While The Hunger Games was an international box office smash hit, as a film alone, it left me wanting. It felt shallow, going through the motions and without a soul. TheY corrected that with the second film in the series.
Advantage: The Maze Runner
So there you have it. For the first movie of a trilogy, The Maze Runner edges out the Hunger games. If you like this type of genre of film, you will enjoy this one.
4 out of 5 stars
By Sasha Glenn
Kids have one heck of an imagination, and “The Maze Runner” gives off the impression that is exactly where its plot came from. The film is an adaption of the first book in the young adult sci-fi series written by James Dashner.
In the film, the action starts right out of the gate with a boy in a cage being delivered up to a strange place. Upon his arrival, he encounters a group of boys, each of which arrived in the same way. The boys created a sort of primitive community in a beautiful green glade. Each boy is assigned a specific role in order to contribute to their survival. None of them are able to remember where they came from or their life before arriving.
The plot quickly begins to revolve around the boys who have been deemed maze runners. The glade in which the community resides is surrounded, or I should say enclosed, by a gigantic stone maze. The maze runners run through the maze trying to find out more about it in order to eventually escape. But, the maze is unsolvable because it changes shape each day and is too dangerous to stay in overnight.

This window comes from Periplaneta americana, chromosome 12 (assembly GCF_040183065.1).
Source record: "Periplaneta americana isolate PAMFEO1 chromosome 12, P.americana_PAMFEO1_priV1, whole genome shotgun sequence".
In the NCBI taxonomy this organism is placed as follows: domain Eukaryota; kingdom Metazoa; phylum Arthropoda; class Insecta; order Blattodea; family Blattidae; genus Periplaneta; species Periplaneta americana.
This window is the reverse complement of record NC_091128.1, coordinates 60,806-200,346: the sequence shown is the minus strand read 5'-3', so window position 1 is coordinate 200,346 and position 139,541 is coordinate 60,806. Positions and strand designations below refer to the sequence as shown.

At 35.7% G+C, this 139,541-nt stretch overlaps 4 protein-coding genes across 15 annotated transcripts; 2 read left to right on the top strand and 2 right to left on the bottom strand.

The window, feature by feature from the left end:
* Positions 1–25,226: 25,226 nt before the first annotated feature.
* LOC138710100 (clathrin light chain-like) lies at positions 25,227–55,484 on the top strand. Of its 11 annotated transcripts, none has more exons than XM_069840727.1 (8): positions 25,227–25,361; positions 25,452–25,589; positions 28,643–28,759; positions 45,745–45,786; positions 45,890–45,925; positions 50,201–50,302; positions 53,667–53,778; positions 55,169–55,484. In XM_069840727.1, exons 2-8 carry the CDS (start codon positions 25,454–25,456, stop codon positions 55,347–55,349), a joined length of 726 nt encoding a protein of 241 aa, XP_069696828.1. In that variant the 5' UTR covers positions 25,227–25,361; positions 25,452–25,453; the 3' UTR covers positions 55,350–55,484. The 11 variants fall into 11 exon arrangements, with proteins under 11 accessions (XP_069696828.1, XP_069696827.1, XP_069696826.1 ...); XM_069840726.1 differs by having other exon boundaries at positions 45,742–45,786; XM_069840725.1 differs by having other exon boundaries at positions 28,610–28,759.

The main protagonist Thomas (Dylan O’Brien) quickly interjects himself into the maze runner role, against the wishes of the community. But it isn’t long until he proves himself capable of the role when he becomes the first boy to kill what they call a “griever.” His arrival marks the beginning of new hope for the boys’ escape. At this point, one must wonder why none of the boys had ever killed a “griever” before the arrival of Thomas.
The “grievers” are cyborg spiders residing within the maze. They are the main threat keeping the boys confined to the glade, and they come off as an incredibly hokey aspect of the film. However, this may be really enjoyable for fans of corny science fiction.
I have not had a chance to read the series myself, but something tells me details were left out of the film which would have brought the quality of the plot up a level.
Unfortunately, the plot is poorly developed in crucial areas which could have made the film great, had they been further developed. For example, the creators of the strange place and the robotic spiders are not given much depth. The lack of detail in this area is what gives the execution of the plot a make-believe feel. Perhaps this part of the plot is purposefully left open to lay the ground work for the rest of the series to be made into film.
All criticism aside, what makes “The Maze Runner” enjoyable is that it stems from a unique idea. It takes the audience on a new adventure. However, I would hardly say the film aims to please a young adult audience. Its execution seems tailored for tweens. It lacks any real graphic violence, staying well within its PG rating.
I give “Maze Runner” 3 out of 5 stars.